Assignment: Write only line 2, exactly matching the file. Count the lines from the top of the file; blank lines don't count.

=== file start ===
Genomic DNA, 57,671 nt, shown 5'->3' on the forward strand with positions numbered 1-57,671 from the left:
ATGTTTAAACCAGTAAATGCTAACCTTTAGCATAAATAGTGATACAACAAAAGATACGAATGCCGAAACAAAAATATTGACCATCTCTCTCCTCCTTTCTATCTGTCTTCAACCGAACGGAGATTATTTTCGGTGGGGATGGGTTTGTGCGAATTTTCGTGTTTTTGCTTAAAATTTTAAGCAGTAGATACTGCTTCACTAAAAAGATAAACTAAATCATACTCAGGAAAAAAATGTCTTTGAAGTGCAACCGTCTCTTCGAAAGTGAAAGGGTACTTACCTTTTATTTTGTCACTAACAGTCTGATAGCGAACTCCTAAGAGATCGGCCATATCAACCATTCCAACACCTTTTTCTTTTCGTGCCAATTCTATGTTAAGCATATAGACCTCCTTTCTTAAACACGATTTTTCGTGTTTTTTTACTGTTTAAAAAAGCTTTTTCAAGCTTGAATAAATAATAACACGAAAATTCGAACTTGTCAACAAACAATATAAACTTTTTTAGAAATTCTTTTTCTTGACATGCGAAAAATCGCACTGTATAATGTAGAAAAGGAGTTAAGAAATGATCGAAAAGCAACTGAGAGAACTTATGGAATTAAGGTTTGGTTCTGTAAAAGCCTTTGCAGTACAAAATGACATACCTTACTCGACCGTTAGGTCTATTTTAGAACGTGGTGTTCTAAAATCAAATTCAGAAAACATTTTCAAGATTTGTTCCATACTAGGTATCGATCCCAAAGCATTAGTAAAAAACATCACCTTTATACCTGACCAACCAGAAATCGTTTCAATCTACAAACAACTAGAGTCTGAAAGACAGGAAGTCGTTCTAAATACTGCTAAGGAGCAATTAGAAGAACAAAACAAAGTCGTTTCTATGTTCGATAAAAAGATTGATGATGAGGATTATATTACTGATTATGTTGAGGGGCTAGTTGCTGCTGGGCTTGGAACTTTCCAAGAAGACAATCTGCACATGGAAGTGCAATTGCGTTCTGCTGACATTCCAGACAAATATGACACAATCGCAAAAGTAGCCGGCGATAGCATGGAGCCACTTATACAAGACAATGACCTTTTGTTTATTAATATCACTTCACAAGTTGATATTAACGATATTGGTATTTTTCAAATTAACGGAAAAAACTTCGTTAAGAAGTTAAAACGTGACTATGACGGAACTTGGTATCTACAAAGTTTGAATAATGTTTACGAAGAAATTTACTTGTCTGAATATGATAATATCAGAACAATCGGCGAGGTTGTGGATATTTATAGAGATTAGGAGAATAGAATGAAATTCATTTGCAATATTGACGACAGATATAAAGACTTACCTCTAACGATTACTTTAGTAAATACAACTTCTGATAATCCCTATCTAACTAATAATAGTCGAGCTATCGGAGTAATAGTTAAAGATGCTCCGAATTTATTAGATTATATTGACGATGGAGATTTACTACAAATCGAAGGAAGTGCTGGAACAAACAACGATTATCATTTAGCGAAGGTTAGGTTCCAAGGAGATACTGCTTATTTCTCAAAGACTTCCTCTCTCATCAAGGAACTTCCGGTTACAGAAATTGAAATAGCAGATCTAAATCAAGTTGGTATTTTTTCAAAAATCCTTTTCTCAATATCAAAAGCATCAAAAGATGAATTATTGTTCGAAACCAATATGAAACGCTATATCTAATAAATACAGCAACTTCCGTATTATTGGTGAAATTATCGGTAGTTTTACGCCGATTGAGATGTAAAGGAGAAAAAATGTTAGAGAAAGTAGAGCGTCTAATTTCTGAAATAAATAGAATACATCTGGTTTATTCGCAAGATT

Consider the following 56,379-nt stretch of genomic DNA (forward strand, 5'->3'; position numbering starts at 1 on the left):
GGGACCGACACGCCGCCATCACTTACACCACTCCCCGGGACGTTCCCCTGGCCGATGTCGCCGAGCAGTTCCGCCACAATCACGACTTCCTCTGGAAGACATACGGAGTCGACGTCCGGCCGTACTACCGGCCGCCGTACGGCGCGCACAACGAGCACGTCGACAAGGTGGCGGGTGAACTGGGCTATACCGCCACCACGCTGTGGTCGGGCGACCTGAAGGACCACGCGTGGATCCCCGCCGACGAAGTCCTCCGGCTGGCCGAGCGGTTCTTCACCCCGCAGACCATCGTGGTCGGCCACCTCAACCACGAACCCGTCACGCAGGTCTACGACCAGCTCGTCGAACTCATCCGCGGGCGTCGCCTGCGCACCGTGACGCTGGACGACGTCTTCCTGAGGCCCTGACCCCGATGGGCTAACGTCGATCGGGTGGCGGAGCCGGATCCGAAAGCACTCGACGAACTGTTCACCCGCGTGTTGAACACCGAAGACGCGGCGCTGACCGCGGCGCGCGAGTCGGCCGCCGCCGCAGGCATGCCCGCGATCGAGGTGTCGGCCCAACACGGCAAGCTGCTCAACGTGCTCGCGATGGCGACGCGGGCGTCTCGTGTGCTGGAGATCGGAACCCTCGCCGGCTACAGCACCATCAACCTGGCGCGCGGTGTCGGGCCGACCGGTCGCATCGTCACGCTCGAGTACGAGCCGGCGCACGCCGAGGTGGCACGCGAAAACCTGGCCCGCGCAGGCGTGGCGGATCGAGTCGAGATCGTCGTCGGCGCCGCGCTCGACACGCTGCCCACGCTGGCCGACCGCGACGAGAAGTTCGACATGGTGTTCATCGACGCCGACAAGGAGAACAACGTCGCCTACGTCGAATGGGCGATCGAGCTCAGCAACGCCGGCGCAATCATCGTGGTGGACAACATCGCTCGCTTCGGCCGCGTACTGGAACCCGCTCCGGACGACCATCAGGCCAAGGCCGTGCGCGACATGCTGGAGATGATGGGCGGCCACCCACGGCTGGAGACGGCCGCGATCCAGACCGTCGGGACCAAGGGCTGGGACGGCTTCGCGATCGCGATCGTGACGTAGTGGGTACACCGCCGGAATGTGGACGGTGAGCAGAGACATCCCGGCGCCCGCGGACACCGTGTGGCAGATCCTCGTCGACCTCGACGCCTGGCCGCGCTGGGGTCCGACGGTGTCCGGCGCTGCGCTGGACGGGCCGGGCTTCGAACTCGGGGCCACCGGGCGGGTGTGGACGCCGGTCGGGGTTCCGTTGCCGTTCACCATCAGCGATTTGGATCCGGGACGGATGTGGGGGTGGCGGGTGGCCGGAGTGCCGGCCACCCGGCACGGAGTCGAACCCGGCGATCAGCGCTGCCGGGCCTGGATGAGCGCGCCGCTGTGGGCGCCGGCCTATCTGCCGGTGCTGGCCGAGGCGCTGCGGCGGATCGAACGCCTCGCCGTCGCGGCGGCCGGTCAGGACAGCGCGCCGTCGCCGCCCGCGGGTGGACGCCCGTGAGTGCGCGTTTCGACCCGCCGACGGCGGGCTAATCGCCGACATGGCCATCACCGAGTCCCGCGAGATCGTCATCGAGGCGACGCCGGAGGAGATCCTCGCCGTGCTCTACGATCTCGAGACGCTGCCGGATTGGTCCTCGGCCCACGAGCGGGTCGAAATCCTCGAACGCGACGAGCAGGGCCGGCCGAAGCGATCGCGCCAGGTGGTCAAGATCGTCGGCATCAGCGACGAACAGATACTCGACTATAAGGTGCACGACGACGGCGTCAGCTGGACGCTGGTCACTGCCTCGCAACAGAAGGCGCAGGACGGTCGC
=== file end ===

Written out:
ATGTTTAAACCAGTAAATGCTAACCTTTAGCATAAATAGTGATACAACAAAAGATACGAATGCCGAAACAAAAATATTGACCATCTCTCTCCTCCTTTCTATCTGTCTTCAACCGAACGGAGATTATTTTCGGTGGGGATGGGTTTGTGCGAATTTTCGTGTTTTTGCTTAAAATTTTAAGCAGTAGATACTGCTTCACTAAAAAGATAAACTAAATCATACTCAGGAAAAAAATGTCTTTGAAGTGCAACCGTCTCTTCGAAAGTGAAAGGGTACTTACCTTTTATTTTGTCACTAACAGTCTGATAGCGAACTCCTAAGAGATCGGCCATATCAACCATTCCAACACCTTTTTCTTTTCGTGCCAATTCTATGTTAAGCATATAGACCTCCTTTCTTAAACACGATTTTTCGTGTTTTTTTACTGTTTAAAAAAGCTTTTTCAAGCTTGAATAAATAATAACACGAAAATTCGAACTTGTCAACAAACAATATAAACTTTTTTAGAAATTCTTTTTCTTGACATGCGAAAAATCGCACTGTATAATGTAGAAAAGGAGTTAAGAAATGATCGAAAAGCAACTGAGAGAACTTATGGAATTAAGGTTTGGTTCTGTAAAAGCCTTTGCAGTACAAAATGACATACCTTACTCGACCGTTAGGTCTATTTTAGAACGTGGTGTTCTAAAATCAAATTCAGAAAACATTTTCAAGATTTGTTCCATACTAGGTATCGATCCCAAAGCATTAGTAAAAAACATCACCTTTATACCTGACCAACCAGAAATCGTTTCAATCTACAAACAACTAGAGTCTGAAAGACAGGAAGTCGTTCTAAATACTGCTAAGGAGCAATTAGAAGAACAAAACAAAGTCGTTTCTATGTTCGATAAAAAGATTGATGATGAGGATTATATTACTGATTATGTTGAGGGGCTAGTTGCTGCTGGGCTTGGAACTTTCCAAGAAGACAATCTGCACATGGAAGTGCAATTGCGTTCTGCTGACATTCCAGACAAATATGACACAATCGCAAAAGTAGCCGGCGATAGCATGGAGCCACTTATACAAGACAATGACCTTTTGTTTATTAATATCACTTCACAAGTTGATATTAACGATATTGGTATTTTTCAAATTAACGGAAAAAACTTCGTTAAGAAGTTAAAACGTGACTATGACGGAACTTGGTATCTACAAAGTTTGAATAATGTTTACGAAGAAATTTACTTGTCTGAATATGATAATATCAGAACAATCGGCGAGGTTGTGGATATTTATAGAGATTAGGAGAATAGAATGAAATTCATTTGCAATATTGACGACAGATATAAAGACTTACCTCTAACGATTACTTTAGTAAATACAACTTCTGATAATCCCTATCTAACTAATAATAGTCGAGCTATCGGAGTAATAGTTAAAGATGCTCCGAATTTATTAGATTATATTGACGATGGAGATTTACTACAAATCGAAGGAAGTGCTGGAACAAACAACGATTATCATTTAGCGAAGGTTAGGTTCCAAGGAGATACTGCTTATTTCTCAAAGACTTCCTCTCTCATCAAGGAACTTCCGGTTACAGAAATTGAAATAGCAGATCTAAATCAAGTTGGTATTTTTTCAAAAATCCTTTTCTCAATATCAAAAGCATCAAAAGATGAATTATTGTTCGAAACCAATATGAAACGCTATATCTAATAAATACAGCAACTTCCGTATTATTGGTGAAATTATCGGTAGTTTTACGCCGATTGAGATGTAAAGGAGAAAAAATGTTAGAGAAAGTAGAGCGTCTAATTTCTGAAATAAATAGAATACATCTGGTTTATTCGCAAGATT